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J Gene Med. 2005 Sep;7(9):1246-54.

Early events of electroporation-mediated intramuscular DNA vaccination potentiate Th1-directed immune responses.

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Department of Physiology, University of Oslo, Box 1103 Blindern, 0316 Oslo, Norway.



Application of electrical pulses after DNA injection into muscle increases expression of the encoded genes, and is shown to improve antigen-specific immune responses when used for DNA vaccination. In addition, electroporation causes tissue injury and inflammatory reactions. Together with immune stimulatory motifs in the injected DNA these factors may potentiate the immune response by acting as adjuvants for the antigen. Here, we have examined the role of these factors in promoting the efficiency of DNA vaccination.


We injected a plasmid DNA vector containing the gene Ag85B from M. tuberculosis into mouse quadriceps muscles followed by electroporation. Ag85B was under control of a Tet-responsive promoter, and was expressed either immediately or up to 28 days later by administrating doxycycline to the mice. Delayed expression was combined with injection of non-coding DNA or saline with or without electroporation to examine the ability of these factors to enhance the Ag85B-specific antibody response in the blood and cellular responses in the spleen. Blood samples were analysed with ELISA, while the number of Ag85B-specific IFN-gamma- and IL-4-producing spleenocytes was analysed with ELISpot.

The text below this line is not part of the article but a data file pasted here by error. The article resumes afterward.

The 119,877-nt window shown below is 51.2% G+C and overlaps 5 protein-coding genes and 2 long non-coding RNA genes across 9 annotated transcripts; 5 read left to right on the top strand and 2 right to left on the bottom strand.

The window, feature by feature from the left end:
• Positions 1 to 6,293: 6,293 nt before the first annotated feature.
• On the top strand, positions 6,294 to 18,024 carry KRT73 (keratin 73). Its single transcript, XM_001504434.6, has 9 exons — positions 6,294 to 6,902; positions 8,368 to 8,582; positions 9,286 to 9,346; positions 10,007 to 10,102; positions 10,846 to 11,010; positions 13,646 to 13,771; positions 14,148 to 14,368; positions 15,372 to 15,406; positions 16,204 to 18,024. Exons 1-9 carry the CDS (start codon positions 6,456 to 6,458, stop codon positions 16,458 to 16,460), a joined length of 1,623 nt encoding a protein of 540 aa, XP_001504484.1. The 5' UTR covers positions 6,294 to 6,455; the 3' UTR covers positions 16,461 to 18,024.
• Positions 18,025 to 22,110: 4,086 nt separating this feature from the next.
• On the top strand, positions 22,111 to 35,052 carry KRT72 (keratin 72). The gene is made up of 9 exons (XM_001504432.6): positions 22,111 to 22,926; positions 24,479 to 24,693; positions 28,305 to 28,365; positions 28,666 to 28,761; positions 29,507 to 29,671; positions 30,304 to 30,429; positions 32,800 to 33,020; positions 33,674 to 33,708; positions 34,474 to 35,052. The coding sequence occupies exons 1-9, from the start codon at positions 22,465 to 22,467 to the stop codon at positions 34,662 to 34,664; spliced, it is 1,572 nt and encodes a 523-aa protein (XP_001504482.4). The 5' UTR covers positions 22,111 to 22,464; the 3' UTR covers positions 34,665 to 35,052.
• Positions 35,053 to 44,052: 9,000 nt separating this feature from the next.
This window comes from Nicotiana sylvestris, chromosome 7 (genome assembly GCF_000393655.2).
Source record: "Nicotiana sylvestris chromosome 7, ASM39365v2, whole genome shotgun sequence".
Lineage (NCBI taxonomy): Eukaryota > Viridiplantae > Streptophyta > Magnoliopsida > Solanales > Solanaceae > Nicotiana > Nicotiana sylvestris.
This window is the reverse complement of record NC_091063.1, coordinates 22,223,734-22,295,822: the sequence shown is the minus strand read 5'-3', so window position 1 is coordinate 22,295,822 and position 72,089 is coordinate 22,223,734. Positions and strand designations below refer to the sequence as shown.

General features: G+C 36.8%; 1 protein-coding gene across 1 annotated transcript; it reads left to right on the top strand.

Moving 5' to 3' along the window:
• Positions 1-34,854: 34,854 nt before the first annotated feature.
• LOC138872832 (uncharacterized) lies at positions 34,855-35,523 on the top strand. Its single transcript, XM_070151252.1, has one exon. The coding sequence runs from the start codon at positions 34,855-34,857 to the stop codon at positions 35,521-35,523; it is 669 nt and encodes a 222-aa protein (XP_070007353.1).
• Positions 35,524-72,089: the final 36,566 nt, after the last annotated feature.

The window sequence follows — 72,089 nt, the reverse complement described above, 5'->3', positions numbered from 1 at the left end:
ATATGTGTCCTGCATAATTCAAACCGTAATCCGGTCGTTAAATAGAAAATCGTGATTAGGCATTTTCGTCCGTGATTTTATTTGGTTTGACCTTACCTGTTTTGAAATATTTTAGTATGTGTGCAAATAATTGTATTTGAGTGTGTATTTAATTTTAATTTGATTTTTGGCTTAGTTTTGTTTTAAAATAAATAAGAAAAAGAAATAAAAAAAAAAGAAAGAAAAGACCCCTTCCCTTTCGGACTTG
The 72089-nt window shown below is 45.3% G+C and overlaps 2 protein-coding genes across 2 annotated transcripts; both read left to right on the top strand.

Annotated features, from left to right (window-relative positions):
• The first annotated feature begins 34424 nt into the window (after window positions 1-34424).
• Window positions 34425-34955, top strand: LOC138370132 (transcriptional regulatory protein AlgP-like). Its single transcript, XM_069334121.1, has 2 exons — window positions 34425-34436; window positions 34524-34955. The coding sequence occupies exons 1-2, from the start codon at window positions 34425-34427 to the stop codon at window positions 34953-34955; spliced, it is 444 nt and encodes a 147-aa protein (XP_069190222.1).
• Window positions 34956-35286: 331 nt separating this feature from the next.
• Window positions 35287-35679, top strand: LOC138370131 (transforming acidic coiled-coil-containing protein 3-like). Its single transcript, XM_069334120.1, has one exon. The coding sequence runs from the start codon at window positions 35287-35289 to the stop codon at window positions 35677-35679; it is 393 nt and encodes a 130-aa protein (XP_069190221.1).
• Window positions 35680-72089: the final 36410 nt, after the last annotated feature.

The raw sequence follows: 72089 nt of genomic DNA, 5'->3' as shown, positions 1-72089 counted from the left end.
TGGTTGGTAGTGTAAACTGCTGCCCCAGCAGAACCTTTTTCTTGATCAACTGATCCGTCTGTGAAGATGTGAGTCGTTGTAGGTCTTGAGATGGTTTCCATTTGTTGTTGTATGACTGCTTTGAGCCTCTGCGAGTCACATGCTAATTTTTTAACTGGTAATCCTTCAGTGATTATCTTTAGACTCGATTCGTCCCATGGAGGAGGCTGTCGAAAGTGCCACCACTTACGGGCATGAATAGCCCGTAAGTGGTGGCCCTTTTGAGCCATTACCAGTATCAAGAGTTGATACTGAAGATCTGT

Delaying Ag85B expression by 5 or 28 days caused lower anti-Ag85B-specific IgG2a levels. In contrast, the IgG1 antibody response was not significantly affected. Injection of non-coding DNA followed by electroporation moderately increased the IgG2a response. Delaying the Ag85B expression by 28 days reduced the average number of Ag85B-specific IFN-gamma-producing spleenocytes by over 60%. No significant change in the number of IL-4-producing Ag85B-specific spleenocytes was observed.


These results suggest that DNA and electroporation per se may act as good adjuvants in promoting efficient Th1-directed responses during DNA vaccination.

[Indexed for MEDLINE]

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